Covid Survivor Musings, 4 Weeks After Scary Time

Covid Survivor Musings, 4 Weeks After Scary Time

after four weeks as a Covid Survivor the sun shines throughCovid Survivor Musings, 4 weeks after scary time

Four weeks today I staggered back into the house, a Covid Survivor. All things considered, without a caring, committed partner, the story ending might have been different.

Despite Boris Johnson’s show-case attack and his Covid survivor status, I’m improving. Although as recovery proceeds, the journey still has bumps along the way.

“It does not matter how slowly you go as long as you do not stop.” ~Confucius

A Covid Survivor breathes on

When you’ve had the full, high-fevered, wheezing, all percussive-coughing version, it’s hardly surprising you feel weak. Above all, a key learning point is that ragged breathing and wracking coughs are better than no breath at all. Furthermore, within four weeks, things will improve.

For quite a few years now I have done breathing exercises every day using two patterns. Forty minutes of breathing on a five(three)-seconds-in and five(seven)-seconds-out pattern. It’s no surprise then, that I believe this practice supported my early recovery.

Don’t push it

After four weeks at home, I am only now reaching a point where I believe I can resume full-breath work. It’s important to realise that forcing things makes you erupt in arrhythmical, painful, hard-hitting coughs.

My advice? Explore your healing boundaries with care. In other words, as I inhale gently, I find the pinch-point where the tickling starts. If you ignore it, there’s a bout of painful coughing ahead. If you back off a gentle exhale will help you get back on track.

As you move ahead, the breaths get deeper (no rush) and the comfort greater. Now, at four weeks in, I aim to work back into my breathing plan once more.

Rash

I started to itch over my second weekend. In fact, it wasn’t too annoying at first. Then Monday arrived with a rosy, measles-like rash over my trunk and delicate parts of my arms and legs. I called our GPs, and they had me in straight away.

Armed with anti-histamine pills and skin cream, I spent the next 48 hours in diminishing discomfort. We had thought it might be an allergic reaction. Now, I’m not so sure. However, It may simply be a symptom of CoVid19. It is reported that it can follow “the respiratory manifestation of the disease”.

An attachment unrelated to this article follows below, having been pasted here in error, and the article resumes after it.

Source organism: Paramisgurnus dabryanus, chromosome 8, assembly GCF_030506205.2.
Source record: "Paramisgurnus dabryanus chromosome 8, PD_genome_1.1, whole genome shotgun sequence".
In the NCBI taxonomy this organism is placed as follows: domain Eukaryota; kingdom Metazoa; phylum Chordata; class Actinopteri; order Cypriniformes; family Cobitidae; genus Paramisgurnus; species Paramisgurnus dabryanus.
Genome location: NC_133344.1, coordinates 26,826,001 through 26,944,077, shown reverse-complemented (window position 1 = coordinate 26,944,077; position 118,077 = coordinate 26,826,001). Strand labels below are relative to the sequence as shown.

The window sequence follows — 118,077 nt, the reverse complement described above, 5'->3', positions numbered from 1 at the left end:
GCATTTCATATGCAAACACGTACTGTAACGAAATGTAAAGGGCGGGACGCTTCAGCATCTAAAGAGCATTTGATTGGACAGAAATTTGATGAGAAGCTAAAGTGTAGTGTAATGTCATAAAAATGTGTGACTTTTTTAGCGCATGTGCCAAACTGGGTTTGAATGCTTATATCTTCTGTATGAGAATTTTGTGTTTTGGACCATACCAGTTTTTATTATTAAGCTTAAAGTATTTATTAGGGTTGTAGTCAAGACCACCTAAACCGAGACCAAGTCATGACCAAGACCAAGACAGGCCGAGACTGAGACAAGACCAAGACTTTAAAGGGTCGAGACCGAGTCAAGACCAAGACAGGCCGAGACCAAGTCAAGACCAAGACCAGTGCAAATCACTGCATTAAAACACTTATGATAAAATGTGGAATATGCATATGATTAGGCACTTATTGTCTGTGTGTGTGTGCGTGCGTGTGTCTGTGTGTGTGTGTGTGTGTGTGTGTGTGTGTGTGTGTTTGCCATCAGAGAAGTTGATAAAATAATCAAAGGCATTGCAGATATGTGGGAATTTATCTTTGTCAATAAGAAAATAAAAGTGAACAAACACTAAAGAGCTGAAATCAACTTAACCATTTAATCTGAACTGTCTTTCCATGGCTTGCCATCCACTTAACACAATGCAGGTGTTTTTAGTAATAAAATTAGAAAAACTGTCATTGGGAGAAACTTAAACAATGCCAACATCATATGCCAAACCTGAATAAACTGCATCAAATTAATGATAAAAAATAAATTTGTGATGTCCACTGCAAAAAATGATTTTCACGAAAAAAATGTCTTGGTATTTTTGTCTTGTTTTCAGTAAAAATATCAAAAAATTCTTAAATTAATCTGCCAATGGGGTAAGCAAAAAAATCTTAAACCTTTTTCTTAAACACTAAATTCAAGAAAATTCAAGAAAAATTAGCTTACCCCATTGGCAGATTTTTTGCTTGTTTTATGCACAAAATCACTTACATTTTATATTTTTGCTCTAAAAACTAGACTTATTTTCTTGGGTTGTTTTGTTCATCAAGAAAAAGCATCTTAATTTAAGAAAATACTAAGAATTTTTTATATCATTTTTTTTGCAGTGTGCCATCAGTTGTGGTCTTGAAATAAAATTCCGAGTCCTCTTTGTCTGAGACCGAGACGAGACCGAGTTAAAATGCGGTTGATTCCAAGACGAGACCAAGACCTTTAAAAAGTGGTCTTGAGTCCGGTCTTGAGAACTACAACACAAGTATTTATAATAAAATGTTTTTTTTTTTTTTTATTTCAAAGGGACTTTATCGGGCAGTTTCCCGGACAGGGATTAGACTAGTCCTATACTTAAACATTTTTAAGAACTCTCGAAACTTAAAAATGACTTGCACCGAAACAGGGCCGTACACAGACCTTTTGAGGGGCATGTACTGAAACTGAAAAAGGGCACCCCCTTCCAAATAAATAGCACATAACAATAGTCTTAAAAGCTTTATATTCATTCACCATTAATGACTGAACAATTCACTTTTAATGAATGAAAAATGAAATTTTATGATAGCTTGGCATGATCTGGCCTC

The rash is gone yet occasional itching remains. In my case, I apply a suitable cream.

Only in the darkness can you see the stars”  Martin Luther King Jr

Dreams and disorientation

The first night home as a Covid Survivor, I went walk-about for a while. It was my place but bigger, with more floors and mountainous Scottish-West-Coast out the moonlit windows.

Dreams were block-busting weird events. I’m happy to report an angel arrived on my second night and helped settle it all down. By evening three, the strange, hallucinative stuff diminished.

Before and during the Red Zone, in the hospital and for the few days after my return, sleeping provided adventure and bewilderment in equal measure.

Exercise

As in the hospital, I resolved to keep working on my well-being. Naturally enough, Meg, my ever-patient wife keeps me on the right track, stopping me doing too much and insisting on a healthy diet. Imagine, no alcohol for the first three weeks.

When in the Red Zone the steps recorded by my watch were in the low hundreds. Today, I managed over 3 miles in total, plus the equivalent of 21 floors climbed (I took a slightly hillier route today).

Beyond this, I do stretching exercises every day and coherent breathing.

Sometimes taking a break from exercise is a good idea too. In a word, if you are tired, respect it. My goal is to be fit for 18 holes of golf. It’ll take a wee while yet.

© Mac Logan

Mac Logan

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